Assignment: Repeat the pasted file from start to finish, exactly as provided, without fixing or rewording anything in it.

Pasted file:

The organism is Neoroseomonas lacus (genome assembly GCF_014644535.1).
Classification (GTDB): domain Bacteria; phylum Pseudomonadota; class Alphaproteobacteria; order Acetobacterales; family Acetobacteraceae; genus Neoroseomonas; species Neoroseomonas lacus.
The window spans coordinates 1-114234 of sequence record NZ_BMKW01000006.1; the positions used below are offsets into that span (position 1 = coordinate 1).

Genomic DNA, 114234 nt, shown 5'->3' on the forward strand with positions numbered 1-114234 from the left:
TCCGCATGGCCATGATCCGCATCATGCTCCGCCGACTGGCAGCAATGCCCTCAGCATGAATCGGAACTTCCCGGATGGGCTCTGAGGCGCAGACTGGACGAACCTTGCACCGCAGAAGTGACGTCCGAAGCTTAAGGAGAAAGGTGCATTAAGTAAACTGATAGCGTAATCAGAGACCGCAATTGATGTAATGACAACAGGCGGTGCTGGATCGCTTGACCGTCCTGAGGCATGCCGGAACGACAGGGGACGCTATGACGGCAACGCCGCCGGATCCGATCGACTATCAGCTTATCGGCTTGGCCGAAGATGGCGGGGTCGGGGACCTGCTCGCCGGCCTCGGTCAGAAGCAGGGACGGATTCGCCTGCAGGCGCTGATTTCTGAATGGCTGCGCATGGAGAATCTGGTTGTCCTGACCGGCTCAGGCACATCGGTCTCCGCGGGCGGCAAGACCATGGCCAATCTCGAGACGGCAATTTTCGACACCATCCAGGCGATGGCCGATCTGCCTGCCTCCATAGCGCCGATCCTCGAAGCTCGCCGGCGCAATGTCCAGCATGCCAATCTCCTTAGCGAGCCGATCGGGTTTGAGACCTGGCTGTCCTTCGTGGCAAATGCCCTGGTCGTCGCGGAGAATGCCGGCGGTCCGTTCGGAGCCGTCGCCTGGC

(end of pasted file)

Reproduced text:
The organism is Neoroseomonas lacus (genome assembly GCF_014644535.1).
Classification (GTDB): domain Bacteria; phylum Pseudomonadota; class Alphaproteobacteria; order Acetobacterales; family Acetobacteraceae; genus Neoroseomonas; species Neoroseomonas lacus.
The window spans coordinates 1-114234 of sequence record NZ_BMKW01000006.1; the positions used below are offsets into that span (position 1 = coordinate 1).

Genomic DNA, 114234 nt, shown 5'->3' on the forward strand with positions numbered 1-114234 from the left:
TCCGCATGGCCATGATCCGCATCATGCTCCGCCGACTGGCAGCAATGCCCTCAGCATGAATCGGAACTTCCCGGATGGGCTCTGAGGCGCAGACTGGACGAACCTTGCACCGCAGAAGTGACGTCCGAAGCTTAAGGAGAAAGGTGCATTAAGTAAACTGATAGCGTAATCAGAGACCGCAATTGATGTAATGACAACAGGCGGTGCTGGATCGCTTGACCGTCCTGAGGCATGCCGGAACGACAGGGGACGCTATGACGGCAACGCCGCCGGATCCGATCGACTATCAGCTTATCGGCTTGGCCGAAGATGGCGGGGTCGGGGACCTGCTCGCCGGCCTCGGTCAGAAGCAGGGACGGATTCGCCTGCAGGCGCTGATTTCTGAATGGCTGCGCATGGAGAATCTGGTTGTCCTGACCGGCTCAGGCACATCGGTCTCCGCGGGCGGCAAGACCATGGCCAATCTCGAGACGGCAATTTTCGACACCATCCAGGCGATGGCCGATCTGCCTGCCTCCATAGCGCCGATCCTCGAAGCTCGCCGGCGCAATGTCCAGCATGCCAATCTCCTTAGCGAGCCGATCGGGTTTGAGACCTGGCTGTCCTTCGTGGCAAATGCCCTGGTCGTCGCGGAGAATGCCGGCGGTCCGTTCGGAGCCGTCGCCTGGC